Maintaining a Healthy Investment Landscape
Anthony Chan's Winter 2016 Economic Outlook
Anthony Chan, Chief Economist for Chase, is responsible for economic analysis and research to support Chase Private Client as well as a member of J.P. Morgan's Global Investment Committee. Read more expert perspectives from Chase here.
When you see water flowing from your neighbor's yard, should you be pleased or concerned? That depends on why the water is flowing. If your neighbors are watering the lawn to extinguish a fire, that's cause for concern. But if they are watering to maintain a healthy landscape, it's a positive development for the whole neighborhood. Better-looking lawns should raise everyone's property values.
Likewise, when the Fed raises interest rates, it's important to understand why. If it's to combat rising inflation, the result will be to dampen overall economic activity, which is generally not positive for the investment landscape. Fortunately, the Fed has embarked on its gradual path toward higher rates because the economy continues to exhibit signs of recovery rather than because it sees any signals of rampant inflation. Labor market conditions are improving—the headline unemployment rate has plunged from 10.0% to 5.0%—while the inflation rate remains below the Fed's target mandate.
In other words, the Fed is watering the lawn to support continued growth, instead of trying to extinguish the flames of inflation. A better-performing U.S. economy should boost imports and make a positive contribution to the investment landscape worldwide.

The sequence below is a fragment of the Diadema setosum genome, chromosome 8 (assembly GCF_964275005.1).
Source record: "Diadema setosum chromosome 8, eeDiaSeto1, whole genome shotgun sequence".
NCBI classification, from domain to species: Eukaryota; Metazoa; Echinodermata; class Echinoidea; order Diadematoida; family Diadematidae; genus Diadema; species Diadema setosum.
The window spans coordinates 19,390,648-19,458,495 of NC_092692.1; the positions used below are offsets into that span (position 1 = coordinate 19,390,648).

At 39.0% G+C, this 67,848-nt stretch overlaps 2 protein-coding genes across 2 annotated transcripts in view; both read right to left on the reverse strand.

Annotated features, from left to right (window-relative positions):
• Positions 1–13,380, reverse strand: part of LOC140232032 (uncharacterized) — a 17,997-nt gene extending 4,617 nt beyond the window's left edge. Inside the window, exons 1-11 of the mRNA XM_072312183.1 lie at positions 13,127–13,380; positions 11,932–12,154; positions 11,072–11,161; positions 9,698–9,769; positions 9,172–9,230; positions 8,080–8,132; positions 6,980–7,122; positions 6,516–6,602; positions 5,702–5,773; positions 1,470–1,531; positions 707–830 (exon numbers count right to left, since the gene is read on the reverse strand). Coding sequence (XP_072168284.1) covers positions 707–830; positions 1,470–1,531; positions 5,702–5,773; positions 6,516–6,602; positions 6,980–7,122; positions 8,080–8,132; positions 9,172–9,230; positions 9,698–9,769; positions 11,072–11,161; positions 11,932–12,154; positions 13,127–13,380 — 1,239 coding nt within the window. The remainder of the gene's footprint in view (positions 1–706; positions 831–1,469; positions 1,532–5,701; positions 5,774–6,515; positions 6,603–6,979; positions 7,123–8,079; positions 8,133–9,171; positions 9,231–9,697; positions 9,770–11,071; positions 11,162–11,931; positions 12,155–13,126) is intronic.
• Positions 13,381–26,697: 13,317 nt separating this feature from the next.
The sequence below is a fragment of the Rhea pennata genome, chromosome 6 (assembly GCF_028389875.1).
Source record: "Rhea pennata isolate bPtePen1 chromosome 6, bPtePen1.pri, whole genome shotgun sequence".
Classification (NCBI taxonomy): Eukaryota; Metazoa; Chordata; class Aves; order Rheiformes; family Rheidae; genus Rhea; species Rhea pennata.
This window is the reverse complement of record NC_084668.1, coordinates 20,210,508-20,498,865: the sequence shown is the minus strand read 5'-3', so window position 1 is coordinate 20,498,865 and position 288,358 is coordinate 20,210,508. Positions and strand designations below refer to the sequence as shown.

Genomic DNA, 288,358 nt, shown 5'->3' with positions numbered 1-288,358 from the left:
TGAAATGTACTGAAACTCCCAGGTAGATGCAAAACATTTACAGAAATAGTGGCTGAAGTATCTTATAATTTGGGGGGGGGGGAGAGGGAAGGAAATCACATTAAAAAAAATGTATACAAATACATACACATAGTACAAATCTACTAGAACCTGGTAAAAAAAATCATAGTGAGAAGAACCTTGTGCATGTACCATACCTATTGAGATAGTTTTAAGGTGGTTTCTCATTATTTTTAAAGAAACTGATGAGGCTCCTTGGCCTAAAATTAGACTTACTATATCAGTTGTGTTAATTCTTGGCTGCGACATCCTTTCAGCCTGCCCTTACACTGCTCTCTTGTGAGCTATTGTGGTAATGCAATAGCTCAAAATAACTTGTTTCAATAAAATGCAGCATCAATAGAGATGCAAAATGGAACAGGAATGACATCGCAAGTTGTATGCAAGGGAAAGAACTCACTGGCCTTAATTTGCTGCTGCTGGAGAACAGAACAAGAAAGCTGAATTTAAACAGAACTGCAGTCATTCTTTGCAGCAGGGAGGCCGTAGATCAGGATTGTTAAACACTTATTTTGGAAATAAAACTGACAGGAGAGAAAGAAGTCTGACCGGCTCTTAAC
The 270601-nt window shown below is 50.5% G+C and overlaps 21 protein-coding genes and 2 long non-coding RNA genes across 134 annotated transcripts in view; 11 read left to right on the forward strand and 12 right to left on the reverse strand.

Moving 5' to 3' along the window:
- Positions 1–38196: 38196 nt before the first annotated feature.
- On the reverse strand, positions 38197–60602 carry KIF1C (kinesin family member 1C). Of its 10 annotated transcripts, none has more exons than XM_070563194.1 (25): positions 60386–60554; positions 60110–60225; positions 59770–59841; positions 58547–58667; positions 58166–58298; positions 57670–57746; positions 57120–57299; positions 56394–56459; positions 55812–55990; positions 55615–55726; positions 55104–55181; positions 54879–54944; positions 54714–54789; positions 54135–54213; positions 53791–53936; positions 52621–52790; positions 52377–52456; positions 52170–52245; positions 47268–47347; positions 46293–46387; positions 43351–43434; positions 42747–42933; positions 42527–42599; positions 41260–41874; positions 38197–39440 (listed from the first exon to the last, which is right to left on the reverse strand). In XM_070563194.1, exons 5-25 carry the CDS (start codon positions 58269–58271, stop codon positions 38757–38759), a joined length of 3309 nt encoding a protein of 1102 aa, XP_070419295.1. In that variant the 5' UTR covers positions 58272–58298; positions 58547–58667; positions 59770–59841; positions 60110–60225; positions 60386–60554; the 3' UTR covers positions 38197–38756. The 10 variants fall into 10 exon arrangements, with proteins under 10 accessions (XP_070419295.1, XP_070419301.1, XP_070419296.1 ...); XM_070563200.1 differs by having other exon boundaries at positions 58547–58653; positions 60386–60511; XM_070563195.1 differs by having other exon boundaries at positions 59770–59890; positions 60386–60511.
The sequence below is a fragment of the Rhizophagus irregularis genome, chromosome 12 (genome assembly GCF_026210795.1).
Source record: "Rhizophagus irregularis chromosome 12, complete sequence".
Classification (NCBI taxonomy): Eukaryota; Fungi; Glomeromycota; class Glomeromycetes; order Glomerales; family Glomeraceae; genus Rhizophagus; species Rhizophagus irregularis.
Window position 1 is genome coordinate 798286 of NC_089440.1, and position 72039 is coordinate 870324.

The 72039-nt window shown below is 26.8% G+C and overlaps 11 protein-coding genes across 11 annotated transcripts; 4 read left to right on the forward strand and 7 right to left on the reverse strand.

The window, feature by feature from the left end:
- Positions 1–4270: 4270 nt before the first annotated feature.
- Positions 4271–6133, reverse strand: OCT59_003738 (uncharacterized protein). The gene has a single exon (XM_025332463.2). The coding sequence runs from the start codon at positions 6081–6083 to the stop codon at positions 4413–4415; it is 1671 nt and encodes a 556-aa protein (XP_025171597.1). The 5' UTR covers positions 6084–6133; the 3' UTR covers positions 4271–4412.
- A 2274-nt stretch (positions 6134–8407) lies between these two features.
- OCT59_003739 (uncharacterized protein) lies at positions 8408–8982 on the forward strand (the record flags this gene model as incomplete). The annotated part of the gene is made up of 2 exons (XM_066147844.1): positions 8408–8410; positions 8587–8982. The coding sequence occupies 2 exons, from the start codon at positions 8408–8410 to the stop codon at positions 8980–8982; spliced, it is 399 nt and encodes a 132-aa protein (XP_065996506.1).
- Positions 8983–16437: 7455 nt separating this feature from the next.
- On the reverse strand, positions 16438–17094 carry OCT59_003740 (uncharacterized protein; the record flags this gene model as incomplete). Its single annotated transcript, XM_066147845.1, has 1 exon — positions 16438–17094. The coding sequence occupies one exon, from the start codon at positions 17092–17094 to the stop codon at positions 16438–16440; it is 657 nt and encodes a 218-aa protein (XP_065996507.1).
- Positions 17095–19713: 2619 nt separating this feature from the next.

The Sluggish Recovery Marches On
The Federal Open Market Committee has ultimately decided to raise rates, but we expect additional rate increases to be very gradual. We think this is a constructive development for investors overall, because the Fed is responding to positive economic conditions. When the Fed is raising rates due to an improving economy, as opposed to doing so in reaction to rising inflation, our analysis shows the outcome for U.S. equity markets has been far more favorable.
We anticipate the U.S. economy will continue to grow at about 2% or perhaps even accelerate somewhat in 2016. This is a modest, sustainable, non-recessionary but non-inflationary rate of growth. The economic recovery has already lasted six-and-a-half years, even though it has been the most sluggish recovery from any recession since World War II. That may not be the best news if you're out there looking for a job or hoping for a hefty wage hike. But if you're an investor, you should be pleased. Sluggish recoveries typically result in longer-lasting expansions, which are accompanied by longer bull markets.